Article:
Happy Birthday To Me! Happy Birthday To Me!
I just celebrated my birthday. I won’t tell you the particular number for two main reasons. First of all, who cares: it’s impossible to feel a number. And secondly, I have a bad habit of lying about my age, which could end-up with my kids being labelled ‘illegitimate’ and my wife thinking she’s been sleeping with Peter Pan. I’ve opted to accept the wisdom that birthdays are good for you: the more you have the longer you live.
Associated with the phone calls, Skypes, Facebook messages, cards, and gifts, however, I was able to have some reflection-time. For me, that reflection involved three things.
First, there was the awareness of the speed of life. It seems that in the blink of an eye, I went from feeling bulletproof to being aware of my vulnerability. It seems like only last year that I was celebrating my birthday in Rome and enjoying everything this great city had to offer-people, art, food, and wine. Alas, that was five birthdays’ ago. I won’t bore you with a long list of other birthday-motivated realisations.
Time seems to fly whether you’re having fun or not. J.B. Priestly’s tongue-in-cheek observation that time speeds-up as we get older seems to have merit. Priestly pointed out that a year is a much smaller fraction of an older person’s life than it is that of a child’s, so the older we get…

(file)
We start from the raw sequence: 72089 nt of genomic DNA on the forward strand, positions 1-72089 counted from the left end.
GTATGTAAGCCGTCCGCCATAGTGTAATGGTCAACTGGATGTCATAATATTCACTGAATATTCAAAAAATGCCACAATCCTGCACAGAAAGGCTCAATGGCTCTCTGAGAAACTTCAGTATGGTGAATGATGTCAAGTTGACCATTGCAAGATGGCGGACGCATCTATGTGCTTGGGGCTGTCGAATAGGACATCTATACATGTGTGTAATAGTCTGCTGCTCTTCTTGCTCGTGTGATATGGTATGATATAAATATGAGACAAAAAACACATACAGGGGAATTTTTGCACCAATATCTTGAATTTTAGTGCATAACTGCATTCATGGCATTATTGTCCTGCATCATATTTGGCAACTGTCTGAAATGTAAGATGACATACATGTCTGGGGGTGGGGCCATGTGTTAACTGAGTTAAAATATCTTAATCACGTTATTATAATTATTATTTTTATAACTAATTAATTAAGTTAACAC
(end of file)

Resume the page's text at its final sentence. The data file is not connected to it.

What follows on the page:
This particular birthday led to a consideration of death. I like Woody Allen’s description: ‘Life is full of misery, loneliness, and suffering-and it’s over much too soon’. This year, however, I remembered what the Dalai Lama once told me. He said that he noticed that people seemed to be in such a hurry to get somewhere or to do something. Didn’t they know, he questioned, that they we’re all headed for the cemetery?
Very few people want to live for ever. The mythical Tithonas was granted eternal youth and begged Aurora to enable him to die. And Gulliver found that the one thing that the immortal Struldbugs desired most was to die of old age. Yet Seneca said that there wasn’t one person who wouldn’t choose to live an extra day, if they had the choice. Therein lies the conflict and my third reflection.
I agree with Eckhart Tolle when he says that all we have is NOW-this moment. Yet the conflict arises when the literature on ageing emphasises the importance of having something to look forward to-a future. And Viktor Frankl’s experiences in the Nazi death camps is cited as proof of the importance of always having something to look forward to.
Having a Bucket List and focussing on NOW seem to be conflicting advice.
It’s interesting to note that I can’t remember reflecting on these things during my bulletproof-era. As I become increasingly aware of my vulnerability, birthdays bring additional meaning. Robert O’Callaghan got it right when he wrote, ‘You can fake tan but you can’t fake time’.